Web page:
Updated Oct 30, 2013 - 10:06 pm
Seahawks looking forward to return of injured tackles
You weren't alone if the Seahawks' latest white-knuckle affair left you wondering when their starting offensive tackles will return.
"I was asking that question last night on the plane," coach Pete Carroll told 710 ESPN Seattle's "Brock and Danny" on Tuesday.
The Seahawks have been playing with backups at both tackle spots for a month, and that was never more evident than in their 14-9 win over St. Louis Monday night. Seattle entered the game as a double-digit favorite yet escaped with a narrow victory after allowing a season-high seven sacks and rushing for a season-low 44 yards.
"I don't remember having that much trouble offensively at any time since we've been here," coach Pete Carroll said after Seattle finished with 135 yards of offense and allowed seven sacks in a win over the Rams Monday night. (AP)
Okung, the Seahawks' Pro Bowl left tackle, has been on short-term injured reserve since sustaining a torn ligament in the big toe of his left foot in Week 2. Seattle's Week 11 game against Minnesota is the earliest Okung can return, and that's the game Carroll said the Seahawks are targeting.
"Russell ran at the stadium yesterday, so that's a really good sign," Carroll said.
Giacomini has missed the last five games with a knee injury, and Carroll indicated that he could be closer to a return.
"We have to wait and see on Breno. He's already made one good turn where he's back to running and some of the rehab process," Carroll said. "This is a really important week. Maybe he makes a good turn for us. He's only a couple weeks away. Is it this week? I don't know that, but hopefully two weeks (at most)."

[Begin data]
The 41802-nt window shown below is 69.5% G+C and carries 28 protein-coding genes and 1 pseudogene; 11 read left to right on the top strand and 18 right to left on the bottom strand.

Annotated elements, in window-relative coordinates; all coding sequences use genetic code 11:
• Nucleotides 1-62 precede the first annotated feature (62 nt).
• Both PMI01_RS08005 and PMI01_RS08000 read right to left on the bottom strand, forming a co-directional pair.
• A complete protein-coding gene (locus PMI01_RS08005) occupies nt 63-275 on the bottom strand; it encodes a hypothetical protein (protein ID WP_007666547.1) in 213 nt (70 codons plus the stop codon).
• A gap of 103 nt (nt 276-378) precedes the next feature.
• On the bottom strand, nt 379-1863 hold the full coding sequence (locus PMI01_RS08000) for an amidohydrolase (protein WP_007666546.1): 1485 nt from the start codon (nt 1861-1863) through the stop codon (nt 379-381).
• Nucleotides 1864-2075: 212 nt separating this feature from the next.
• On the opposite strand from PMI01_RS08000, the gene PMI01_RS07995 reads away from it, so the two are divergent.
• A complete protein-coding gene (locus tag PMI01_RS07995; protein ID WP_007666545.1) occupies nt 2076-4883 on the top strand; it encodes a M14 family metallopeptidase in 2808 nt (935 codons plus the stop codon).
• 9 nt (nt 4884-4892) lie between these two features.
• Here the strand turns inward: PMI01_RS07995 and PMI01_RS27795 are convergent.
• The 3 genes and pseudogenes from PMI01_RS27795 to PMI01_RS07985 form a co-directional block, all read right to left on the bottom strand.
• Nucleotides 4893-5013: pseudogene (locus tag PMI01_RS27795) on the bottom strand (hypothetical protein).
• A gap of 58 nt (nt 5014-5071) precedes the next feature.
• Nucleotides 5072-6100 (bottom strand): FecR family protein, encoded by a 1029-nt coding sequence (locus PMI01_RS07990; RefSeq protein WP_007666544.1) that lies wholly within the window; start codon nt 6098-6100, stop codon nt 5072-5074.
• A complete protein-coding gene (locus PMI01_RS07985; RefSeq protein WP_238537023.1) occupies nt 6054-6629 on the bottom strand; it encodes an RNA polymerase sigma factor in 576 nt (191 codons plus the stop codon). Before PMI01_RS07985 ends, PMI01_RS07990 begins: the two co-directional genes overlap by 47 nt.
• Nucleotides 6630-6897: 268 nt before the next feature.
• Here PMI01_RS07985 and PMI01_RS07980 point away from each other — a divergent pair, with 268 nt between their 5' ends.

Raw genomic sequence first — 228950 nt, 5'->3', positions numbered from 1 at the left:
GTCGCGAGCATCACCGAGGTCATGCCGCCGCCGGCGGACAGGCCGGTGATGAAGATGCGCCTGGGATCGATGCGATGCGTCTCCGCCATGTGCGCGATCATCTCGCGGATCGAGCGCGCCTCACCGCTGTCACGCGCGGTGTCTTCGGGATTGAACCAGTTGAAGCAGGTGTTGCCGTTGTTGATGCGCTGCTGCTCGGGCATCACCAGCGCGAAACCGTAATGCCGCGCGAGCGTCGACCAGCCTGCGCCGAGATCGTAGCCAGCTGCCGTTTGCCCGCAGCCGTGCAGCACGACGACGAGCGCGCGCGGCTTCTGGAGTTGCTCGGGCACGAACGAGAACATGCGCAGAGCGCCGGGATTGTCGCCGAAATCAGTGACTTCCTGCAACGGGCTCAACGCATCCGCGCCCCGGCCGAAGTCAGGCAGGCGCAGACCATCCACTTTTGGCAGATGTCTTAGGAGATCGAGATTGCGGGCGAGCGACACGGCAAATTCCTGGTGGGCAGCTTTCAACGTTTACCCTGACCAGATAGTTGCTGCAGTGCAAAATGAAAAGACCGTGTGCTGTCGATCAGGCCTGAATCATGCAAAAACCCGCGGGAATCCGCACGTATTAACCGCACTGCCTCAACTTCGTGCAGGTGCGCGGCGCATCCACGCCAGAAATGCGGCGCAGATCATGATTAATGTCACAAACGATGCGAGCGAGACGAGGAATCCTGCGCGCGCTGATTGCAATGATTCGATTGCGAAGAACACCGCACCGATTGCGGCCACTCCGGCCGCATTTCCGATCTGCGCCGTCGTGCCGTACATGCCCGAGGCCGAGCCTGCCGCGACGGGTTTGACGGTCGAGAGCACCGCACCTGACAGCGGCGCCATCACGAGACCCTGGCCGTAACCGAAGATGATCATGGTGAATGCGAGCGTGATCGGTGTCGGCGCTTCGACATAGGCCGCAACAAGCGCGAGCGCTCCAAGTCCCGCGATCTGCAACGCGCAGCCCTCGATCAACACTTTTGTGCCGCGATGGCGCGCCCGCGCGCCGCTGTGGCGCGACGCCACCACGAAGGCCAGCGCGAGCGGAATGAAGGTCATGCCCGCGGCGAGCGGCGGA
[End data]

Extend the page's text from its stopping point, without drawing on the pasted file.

Serving as the bookends of Seattle's offensive line in their absence have been rookie seventh-round pick Michael Bowie and veteran Paul McQuistan, who moved over from guard. While they haven't been the only guilty parties on an offensive line that has allowed 19 sacks over the last five games, all of the Rams' seven sacks Monday night came from defensive ends Robert Quinn, Chris Long and William Hayes.
"They broke us down on the edge," Carroll said. "Guys came roaring off the edge at us and regardless of the play passes that we tried and the different things we did, we just weren't successful at taking care of them."
The Seahawks have wanted Wilson to hold onto the ball longer than most quarterbacks, something that maximizes his threat as a runner but comes with the downside of exposing him to more sacks. Carroll said getting the ball out quicker is one way Seattle can mitigate its issues in pass protection.
"You have to get the ball out of the quarterback's hands before they can even get to rushing," he said. "We need to do more of it as long as it stays like this, and we have to run the ball better so that the play-action pass helps us pass-protection-wise, too."
Follow Brady Henderson on Twitter @BradyHenderson.
Editor's note: This version has been updated.
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